Both the U.S. and China have overlapping interests in regional stability and avoidance of a major subcontinental conflict. While each maintains deep ties with Pakistan for different reasons, it is unclear to what extent their longer term interests coincide with India, which seeks a structural transformation in Pakistan’s domestic politics and external behaviour. The U.S. and China appear content with, or probably prefer, a Pakistan with a strong Rawalpindi, along with competent civilian governance structures and an elite with a wider world view. A Pakistan that looks beyond South Asia could be a useful potential partner in burden sharing, ironically for both the U.S. and China. For Washington, the Pakistan Army is an insurance card for persisting security challenges such as regime survival for U.S. client states in West Asia as well as for the containment of Iran. For China, a stable Pakistan can be a partner in the Belt and Road initiative and future continental industrial and energy corridors. As the writer Andrew Small underlines, Beijing’s large economic investments “come with some clear expectations about the choices that Pakistan’s political and military leadership make about their country’s future”.
In sum, both the U.S. and China seek a strong, stable and secure Pakistan that controls its destabilising behaviour because that undermines their wider regional interests. For the U.S., a revisionist Pakistan pulls India inward and away from potential India-U.S. cooperation on Asian geopolitics. For China, it undermines its industrial and connectivity projects in Pakistan, while negatively impacting India-China ties. Hence, evolving interests of the great powers in South Asia might not necessarily portend an adverse geopolitical setting for India in the medium term. This is even more plausible if the widening comprehensive national power gap between a rising India and an unstable Pakistan make the latter’s traditional role as a balancer or spoiler unattractive in the eyes of the great powers. As Pakistani scholar Hussain Haqqani predicts, “You can try to leverage your strategic location as much as you like, but there will come a time... when strategic concerns change.”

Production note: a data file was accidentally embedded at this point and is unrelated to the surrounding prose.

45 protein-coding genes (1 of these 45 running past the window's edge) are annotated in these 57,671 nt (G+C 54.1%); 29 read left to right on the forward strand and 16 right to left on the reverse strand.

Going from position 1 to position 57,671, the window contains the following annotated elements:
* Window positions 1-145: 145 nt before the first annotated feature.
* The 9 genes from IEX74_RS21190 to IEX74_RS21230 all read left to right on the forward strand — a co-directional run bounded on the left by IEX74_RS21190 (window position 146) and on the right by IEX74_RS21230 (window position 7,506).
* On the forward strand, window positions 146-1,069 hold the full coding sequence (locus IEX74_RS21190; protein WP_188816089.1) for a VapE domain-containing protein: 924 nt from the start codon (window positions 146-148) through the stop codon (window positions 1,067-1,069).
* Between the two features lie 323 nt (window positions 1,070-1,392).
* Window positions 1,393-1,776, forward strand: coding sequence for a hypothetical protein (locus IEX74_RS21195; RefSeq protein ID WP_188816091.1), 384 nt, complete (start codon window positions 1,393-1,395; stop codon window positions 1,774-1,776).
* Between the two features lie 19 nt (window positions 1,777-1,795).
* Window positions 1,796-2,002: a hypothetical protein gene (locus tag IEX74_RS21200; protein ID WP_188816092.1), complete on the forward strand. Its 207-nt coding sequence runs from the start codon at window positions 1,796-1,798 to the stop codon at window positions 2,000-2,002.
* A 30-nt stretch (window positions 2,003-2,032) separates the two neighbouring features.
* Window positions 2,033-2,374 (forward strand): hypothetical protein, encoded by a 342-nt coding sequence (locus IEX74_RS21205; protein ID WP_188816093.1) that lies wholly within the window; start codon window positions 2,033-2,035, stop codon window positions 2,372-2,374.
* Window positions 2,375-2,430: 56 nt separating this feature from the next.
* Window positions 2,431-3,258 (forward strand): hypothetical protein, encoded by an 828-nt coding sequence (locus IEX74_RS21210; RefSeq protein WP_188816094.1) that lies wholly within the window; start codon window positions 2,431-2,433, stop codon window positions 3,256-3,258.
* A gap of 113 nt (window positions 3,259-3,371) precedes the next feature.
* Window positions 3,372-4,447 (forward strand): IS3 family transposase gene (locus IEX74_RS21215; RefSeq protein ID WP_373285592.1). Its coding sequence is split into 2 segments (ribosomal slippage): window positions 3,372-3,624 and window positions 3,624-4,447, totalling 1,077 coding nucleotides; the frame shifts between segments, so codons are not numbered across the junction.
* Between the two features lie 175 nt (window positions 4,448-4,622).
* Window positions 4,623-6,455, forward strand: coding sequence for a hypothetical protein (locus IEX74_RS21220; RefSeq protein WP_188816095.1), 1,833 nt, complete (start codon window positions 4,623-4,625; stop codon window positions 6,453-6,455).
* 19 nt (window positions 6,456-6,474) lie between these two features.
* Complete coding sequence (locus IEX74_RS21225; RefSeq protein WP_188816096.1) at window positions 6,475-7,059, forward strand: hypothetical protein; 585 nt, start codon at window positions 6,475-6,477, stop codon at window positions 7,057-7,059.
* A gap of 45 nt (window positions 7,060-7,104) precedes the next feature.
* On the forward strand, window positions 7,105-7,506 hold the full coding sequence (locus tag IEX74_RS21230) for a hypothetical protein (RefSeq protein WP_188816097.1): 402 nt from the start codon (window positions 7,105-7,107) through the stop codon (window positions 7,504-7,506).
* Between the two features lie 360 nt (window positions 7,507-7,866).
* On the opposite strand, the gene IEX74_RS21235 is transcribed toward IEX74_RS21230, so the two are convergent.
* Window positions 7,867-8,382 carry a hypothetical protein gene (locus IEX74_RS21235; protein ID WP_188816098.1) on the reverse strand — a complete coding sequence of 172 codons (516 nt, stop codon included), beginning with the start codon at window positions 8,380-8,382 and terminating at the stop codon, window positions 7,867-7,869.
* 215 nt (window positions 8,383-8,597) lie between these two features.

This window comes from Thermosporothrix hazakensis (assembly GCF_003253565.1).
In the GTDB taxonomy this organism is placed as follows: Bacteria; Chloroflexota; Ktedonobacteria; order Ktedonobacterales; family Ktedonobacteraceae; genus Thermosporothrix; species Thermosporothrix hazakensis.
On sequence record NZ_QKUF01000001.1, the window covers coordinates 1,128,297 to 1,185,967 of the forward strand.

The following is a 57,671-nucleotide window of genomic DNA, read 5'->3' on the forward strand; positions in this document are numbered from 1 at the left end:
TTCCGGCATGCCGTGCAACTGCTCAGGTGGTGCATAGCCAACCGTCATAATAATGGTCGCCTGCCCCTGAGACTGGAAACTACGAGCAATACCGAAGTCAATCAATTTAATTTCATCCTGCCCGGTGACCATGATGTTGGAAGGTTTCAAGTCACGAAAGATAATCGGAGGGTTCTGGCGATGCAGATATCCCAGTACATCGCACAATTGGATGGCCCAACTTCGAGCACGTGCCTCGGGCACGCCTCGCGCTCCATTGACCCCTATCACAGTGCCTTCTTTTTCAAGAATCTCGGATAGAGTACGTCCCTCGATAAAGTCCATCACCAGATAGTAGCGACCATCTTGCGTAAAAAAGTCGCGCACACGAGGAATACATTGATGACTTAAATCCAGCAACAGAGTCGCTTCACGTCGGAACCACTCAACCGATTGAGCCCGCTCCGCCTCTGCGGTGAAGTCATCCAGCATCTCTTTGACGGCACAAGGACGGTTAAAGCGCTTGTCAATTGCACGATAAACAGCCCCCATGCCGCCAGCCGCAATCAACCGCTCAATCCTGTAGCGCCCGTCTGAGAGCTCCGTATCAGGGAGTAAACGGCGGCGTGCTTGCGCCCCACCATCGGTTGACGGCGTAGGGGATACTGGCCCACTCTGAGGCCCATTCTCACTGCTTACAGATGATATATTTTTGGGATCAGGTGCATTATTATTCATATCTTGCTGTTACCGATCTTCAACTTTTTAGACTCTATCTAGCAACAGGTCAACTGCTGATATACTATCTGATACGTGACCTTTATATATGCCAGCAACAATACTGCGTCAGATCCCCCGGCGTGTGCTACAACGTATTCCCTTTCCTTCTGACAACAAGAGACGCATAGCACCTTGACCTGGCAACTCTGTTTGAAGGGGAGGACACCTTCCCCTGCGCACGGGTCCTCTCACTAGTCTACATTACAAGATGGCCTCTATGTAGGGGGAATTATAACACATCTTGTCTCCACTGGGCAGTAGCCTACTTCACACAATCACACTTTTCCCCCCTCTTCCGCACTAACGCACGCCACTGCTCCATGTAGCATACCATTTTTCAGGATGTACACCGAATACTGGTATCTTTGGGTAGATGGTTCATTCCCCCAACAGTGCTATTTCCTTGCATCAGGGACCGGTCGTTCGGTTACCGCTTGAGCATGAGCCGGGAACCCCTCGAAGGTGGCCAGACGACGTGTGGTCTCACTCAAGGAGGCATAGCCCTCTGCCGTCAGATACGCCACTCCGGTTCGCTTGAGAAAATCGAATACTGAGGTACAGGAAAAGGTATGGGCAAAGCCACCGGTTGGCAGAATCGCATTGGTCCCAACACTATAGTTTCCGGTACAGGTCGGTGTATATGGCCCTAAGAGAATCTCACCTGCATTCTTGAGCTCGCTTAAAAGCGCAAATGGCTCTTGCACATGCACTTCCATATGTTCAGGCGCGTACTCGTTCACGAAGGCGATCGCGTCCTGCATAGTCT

So, while it is reasonable to forecast that both the U.S. and China benefit from a more normalised Pakistan, India’s policymakers should also remain clear-eyed that neither country would be willing to expend much strategic capital in an ambitious policy to reorder the domestic scene or civil-military relations in Pakistan. In any case, Indian statecraft is essential to reorient perceptions of the great powers. Maintaining that India has the right and the capacity to adopt an active defence posture — that is, blocking the flow of cross-border terror by proactive operations on the Line of Control (LoC) along with reserving the option for more ambitious punitive strikes in response to major terrorist attacks on Indian military targets — would play an important part in shaping how third parties view Indian interests and thereby assume constructive roles in managing Pakistani behaviour.
If India ever asks third parties to assist in the region, it should be for a cessation of Pakistan’s proxy war in Kashmir, and, once an atmosphere of peace has been established, to persuade Pakistan to accept the LoC as part of a final territorial settlement similar to the offer by Indira Gandhi in the 1972 Shimla negotiations.
Zorawar Daulet Singh is a fellow at the Centre for Policy Research and author of ‘Power and Diplomacy: India’s Foreign Policies During the Cold War’